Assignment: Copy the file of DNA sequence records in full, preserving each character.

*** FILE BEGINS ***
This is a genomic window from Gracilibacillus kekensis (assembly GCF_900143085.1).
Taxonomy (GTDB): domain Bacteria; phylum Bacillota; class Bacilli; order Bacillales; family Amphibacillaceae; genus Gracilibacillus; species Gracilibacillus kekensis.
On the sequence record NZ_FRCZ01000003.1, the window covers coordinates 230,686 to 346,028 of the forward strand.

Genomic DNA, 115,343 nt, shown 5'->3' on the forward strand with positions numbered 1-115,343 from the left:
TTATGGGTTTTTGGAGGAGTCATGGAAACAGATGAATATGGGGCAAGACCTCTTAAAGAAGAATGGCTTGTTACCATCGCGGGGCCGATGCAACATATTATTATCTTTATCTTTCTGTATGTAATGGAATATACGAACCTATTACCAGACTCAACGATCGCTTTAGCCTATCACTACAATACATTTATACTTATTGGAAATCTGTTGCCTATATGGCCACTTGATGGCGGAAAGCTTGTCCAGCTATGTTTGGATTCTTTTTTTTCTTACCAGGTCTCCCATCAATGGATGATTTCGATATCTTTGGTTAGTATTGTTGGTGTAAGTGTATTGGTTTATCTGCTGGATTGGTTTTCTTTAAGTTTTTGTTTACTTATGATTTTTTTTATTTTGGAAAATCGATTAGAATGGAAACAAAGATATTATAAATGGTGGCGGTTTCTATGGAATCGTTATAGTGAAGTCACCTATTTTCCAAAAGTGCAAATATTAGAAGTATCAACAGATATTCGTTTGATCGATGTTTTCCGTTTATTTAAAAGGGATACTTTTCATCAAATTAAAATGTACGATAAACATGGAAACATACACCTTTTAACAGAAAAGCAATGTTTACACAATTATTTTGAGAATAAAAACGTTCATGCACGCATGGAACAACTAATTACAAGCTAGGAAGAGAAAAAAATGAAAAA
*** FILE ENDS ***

This is a genomic window from Gracilibacillus kekensis (assembly GCF_900143085.1).
Taxonomy (GTDB): domain Bacteria; phylum Bacillota; class Bacilli; order Bacillales; family Amphibacillaceae; genus Gracilibacillus; species Gracilibacillus kekensis.
On the sequence record NZ_FRCZ01000003.1, the window covers coordinates 230,686 to 346,028 of the forward strand.

Genomic DNA, 115,343 nt, shown 5'->3' on the forward strand with positions numbered 1-115,343 from the left:
TTATGGGTTTTTGGAGGAGTCATGGAAACAGATGAATATGGGGCAAGACCTCTTAAAGAAGAATGGCTTGTTACCATCGCGGGGCCGATGCAACATATTATTATCTTTATCTTTCTGTATGTAATGGAATATACGAACCTATTACCAGACTCAACGATCGCTTTAGCCTATCACTACAATACATTTATACTTATTGGAAATCTGTTGCCTATATGGCCACTTGATGGCGGAAAGCTTGTCCAGCTATGTTTGGATTCTTTTTTTTCTTACCAGGTCTCCCATCAATGGATGATTTCGATATCTTTGGTTAGTATTGTTGGTGTAAGTGTATTGGTTTATCTGCTGGATTGGTTTTCTTTAAGTTTTTGTTTACTTATGATTTTTTTTATTTTGGAAAATCGATTAGAATGGAAACAAAGATATTATAAATGGTGGCGGTTTCTATGGAATCGTTATAGTGAAGTCACCTATTTTCCAAAAGTGCAAATATTAGAAGTATCAACAGATATTCGTTTGATCGATGTTTTCCGTTTATTTAAAAGGGATACTTTTCATCAAATTAAAATGTACGATAAACATGGAAACATACACCTTTTAACAGAAAAGCAATGTTTACACAATTATTTTGAGAATAAAAACGTTCATGCACGCATGGAACAACTAATTACAAGCTAGGAAGAGAAAAAAATGAAAAA